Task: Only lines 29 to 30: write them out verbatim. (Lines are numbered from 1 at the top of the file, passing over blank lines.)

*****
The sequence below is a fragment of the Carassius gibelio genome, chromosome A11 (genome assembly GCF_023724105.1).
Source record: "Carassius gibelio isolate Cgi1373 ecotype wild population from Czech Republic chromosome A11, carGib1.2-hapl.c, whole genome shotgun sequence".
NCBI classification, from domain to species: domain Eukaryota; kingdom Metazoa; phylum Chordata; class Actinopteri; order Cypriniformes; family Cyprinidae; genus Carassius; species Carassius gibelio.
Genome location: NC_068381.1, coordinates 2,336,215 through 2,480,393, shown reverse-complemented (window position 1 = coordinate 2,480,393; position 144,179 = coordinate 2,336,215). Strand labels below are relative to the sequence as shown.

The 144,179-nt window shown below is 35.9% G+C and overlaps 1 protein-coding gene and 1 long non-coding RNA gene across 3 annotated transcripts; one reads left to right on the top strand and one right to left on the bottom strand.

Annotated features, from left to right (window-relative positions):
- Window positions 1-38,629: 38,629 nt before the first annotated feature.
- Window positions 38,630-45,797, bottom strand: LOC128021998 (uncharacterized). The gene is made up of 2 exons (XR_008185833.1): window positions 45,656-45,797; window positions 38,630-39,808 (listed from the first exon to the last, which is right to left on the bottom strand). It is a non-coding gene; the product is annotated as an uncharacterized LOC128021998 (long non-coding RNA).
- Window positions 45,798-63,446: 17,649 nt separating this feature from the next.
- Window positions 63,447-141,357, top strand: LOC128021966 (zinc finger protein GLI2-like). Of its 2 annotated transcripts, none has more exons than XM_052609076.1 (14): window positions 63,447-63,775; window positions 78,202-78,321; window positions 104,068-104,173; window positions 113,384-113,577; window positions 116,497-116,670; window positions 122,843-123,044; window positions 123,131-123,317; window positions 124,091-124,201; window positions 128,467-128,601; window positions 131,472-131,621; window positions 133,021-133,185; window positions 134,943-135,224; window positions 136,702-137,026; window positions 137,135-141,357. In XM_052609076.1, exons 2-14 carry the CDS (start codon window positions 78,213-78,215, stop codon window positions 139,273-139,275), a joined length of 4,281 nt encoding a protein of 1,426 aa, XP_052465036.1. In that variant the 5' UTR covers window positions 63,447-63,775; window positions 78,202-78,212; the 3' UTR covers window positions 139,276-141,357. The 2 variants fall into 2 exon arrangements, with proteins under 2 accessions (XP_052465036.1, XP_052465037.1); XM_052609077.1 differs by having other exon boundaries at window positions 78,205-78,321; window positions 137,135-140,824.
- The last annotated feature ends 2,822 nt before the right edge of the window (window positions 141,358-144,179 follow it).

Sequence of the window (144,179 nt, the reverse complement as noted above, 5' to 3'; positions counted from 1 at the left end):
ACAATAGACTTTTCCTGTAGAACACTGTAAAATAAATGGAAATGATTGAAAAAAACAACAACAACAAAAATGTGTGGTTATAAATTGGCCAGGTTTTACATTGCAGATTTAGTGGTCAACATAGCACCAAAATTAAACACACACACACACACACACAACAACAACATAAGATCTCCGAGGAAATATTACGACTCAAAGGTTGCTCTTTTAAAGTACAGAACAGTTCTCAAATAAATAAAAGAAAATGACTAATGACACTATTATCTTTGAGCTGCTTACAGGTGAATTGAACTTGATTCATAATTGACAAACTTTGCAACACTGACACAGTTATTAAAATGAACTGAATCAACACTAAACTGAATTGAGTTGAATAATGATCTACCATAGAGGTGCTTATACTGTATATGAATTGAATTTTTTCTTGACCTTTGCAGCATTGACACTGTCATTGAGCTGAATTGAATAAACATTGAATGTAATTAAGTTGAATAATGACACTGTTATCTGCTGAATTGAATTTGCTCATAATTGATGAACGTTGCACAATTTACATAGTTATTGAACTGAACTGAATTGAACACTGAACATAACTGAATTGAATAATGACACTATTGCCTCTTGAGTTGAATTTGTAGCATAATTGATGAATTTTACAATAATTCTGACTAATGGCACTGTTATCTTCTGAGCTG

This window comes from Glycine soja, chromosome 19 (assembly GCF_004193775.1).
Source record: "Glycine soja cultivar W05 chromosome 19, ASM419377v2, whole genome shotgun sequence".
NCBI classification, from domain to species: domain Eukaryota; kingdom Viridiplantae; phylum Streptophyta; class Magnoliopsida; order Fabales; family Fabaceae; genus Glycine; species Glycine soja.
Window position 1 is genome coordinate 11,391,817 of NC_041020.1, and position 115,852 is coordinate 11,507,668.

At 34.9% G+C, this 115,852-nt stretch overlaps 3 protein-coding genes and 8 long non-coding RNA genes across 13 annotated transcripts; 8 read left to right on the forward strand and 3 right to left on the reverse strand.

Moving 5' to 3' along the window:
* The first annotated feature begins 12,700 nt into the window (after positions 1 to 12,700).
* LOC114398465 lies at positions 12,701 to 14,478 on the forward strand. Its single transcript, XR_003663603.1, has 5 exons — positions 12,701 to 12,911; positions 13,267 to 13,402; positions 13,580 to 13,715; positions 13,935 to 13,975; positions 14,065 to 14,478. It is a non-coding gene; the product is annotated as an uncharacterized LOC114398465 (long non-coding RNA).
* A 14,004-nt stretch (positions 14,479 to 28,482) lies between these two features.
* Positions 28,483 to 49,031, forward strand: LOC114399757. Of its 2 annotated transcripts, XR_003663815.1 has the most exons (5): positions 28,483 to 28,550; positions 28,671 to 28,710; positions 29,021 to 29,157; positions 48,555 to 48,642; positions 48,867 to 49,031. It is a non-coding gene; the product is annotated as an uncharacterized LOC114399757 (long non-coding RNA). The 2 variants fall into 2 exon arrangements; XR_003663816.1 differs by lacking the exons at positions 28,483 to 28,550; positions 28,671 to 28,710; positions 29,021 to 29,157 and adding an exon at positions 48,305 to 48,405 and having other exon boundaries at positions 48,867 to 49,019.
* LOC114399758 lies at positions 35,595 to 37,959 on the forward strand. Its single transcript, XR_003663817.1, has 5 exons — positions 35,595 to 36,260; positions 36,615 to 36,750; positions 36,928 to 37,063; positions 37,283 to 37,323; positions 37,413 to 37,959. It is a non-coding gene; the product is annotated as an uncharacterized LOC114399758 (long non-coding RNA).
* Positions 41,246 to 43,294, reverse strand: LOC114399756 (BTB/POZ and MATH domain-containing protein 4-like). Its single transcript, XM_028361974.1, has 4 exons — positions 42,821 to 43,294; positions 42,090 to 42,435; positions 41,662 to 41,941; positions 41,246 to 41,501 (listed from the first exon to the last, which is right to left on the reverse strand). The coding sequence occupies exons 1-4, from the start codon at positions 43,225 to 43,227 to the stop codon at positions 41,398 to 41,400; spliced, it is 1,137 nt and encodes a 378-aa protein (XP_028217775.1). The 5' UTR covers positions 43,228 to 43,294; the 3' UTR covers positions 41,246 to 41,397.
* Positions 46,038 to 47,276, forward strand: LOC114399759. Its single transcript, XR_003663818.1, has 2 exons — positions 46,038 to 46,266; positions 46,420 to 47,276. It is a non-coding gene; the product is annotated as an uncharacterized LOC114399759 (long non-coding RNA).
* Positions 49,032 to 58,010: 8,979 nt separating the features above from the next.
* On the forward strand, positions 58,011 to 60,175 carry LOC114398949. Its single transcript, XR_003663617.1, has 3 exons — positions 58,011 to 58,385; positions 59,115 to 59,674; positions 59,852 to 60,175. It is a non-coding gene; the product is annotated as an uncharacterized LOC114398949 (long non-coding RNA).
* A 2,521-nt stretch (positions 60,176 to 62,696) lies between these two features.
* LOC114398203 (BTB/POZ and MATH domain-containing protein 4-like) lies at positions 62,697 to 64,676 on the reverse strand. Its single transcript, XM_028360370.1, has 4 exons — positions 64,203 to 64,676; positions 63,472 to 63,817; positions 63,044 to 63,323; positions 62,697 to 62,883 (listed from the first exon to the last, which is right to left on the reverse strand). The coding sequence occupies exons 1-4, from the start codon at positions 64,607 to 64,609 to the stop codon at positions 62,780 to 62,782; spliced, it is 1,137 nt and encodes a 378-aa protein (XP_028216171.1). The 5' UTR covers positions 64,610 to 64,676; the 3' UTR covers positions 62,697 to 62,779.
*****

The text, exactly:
* A 2,521-nt stretch (positions 60,176 to 62,696) lies between these two features.
* LOC114398203 (BTB/POZ and MATH domain-containing protein 4-like) lies at positions 62,697 to 64,676 on the reverse strand. Its single transcript, XM_028360370.1, has 4 exons — positions 64,203 to 64,676; positions 63,472 to 63,817; positions 63,044 to 63,323; positions 62,697 to 62,883 (listed from the first exon to the last, which is right to left on the reverse strand). The coding sequence occupies exons 1-4, from the start codon at positions 64,607 to 64,609 to the stop codon at positions 62,780 to 62,782; spliced, it is 1,137 nt and encodes a 378-aa protein (XP_028216171.1). The 5' UTR covers positions 64,610 to 64,676; the 3' UTR covers positions 62,697 to 62,779.